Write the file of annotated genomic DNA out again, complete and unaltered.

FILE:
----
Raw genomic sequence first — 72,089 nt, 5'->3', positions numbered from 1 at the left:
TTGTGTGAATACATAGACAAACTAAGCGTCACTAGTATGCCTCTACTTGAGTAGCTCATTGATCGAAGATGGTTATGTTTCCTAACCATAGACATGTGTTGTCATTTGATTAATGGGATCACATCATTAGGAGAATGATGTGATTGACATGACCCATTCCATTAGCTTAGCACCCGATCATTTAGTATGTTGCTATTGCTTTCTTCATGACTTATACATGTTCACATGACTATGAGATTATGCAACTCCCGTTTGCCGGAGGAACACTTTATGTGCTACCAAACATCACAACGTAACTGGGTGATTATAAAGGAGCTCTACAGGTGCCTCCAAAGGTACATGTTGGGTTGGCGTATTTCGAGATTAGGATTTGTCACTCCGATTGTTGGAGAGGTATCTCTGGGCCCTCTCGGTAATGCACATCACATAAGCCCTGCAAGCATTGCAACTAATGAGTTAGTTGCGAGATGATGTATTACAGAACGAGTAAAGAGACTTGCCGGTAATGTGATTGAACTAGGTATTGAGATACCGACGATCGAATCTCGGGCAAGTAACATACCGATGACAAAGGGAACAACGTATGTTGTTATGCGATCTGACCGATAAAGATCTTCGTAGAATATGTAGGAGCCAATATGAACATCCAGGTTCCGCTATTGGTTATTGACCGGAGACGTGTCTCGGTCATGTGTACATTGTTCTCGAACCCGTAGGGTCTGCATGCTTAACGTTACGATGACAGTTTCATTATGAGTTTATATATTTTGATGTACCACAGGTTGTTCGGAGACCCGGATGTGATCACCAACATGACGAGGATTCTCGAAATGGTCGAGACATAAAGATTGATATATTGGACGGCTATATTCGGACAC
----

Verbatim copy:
Raw genomic sequence first — 72,089 nt, 5'->3', positions numbered from 1 at the left:
TTGTGTGAATACATAGACAAACTAAGCGTCACTAGTATGCCTCTACTTGAGTAGCTCATTGATCGAAGATGGTTATGTTTCCTAACCATAGACATGTGTTGTCATTTGATTAATGGGATCACATCATTAGGAGAATGATGTGATTGACATGACCCATTCCATTAGCTTAGCACCCGATCATTTAGTATGTTGCTATTGCTTTCTTCATGACTTATACATGTTCACATGACTATGAGATTATGCAACTCCCGTTTGCCGGAGGAACACTTTATGTGCTACCAAACATCACAACGTAACTGGGTGATTATAAAGGAGCTCTACAGGTGCCTCCAAAGGTACATGTTGGGTTGGCGTATTTCGAGATTAGGATTTGTCACTCCGATTGTTGGAGAGGTATCTCTGGGCCCTCTCGGTAATGCACATCACATAAGCCCTGCAAGCATTGCAACTAATGAGTTAGTTGCGAGATGATGTATTACAGAACGAGTAAAGAGACTTGCCGGTAATGTGATTGAACTAGGTATTGAGATACCGACGATCGAATCTCGGGCAAGTAACATACCGATGACAAAGGGAACAACGTATGTTGTTATGCGATCTGACCGATAAAGATCTTCGTAGAATATGTAGGAGCCAATATGAACATCCAGGTTCCGCTATTGGTTATTGACCGGAGACGTGTCTCGGTCATGTGTACATTGTTCTCGAACCCGTAGGGTCTGCATGCTTAACGTTACGATGACAGTTTCATTATGAGTTTATATATTTTGATGTACCACAGGTTGTTCGGAGACCCGGATGTGATCACCAACATGACGAGGATTCTCGAAATGGTCGAGACATAAAGATTGATATATTGGACGGCTATATTCGGACAC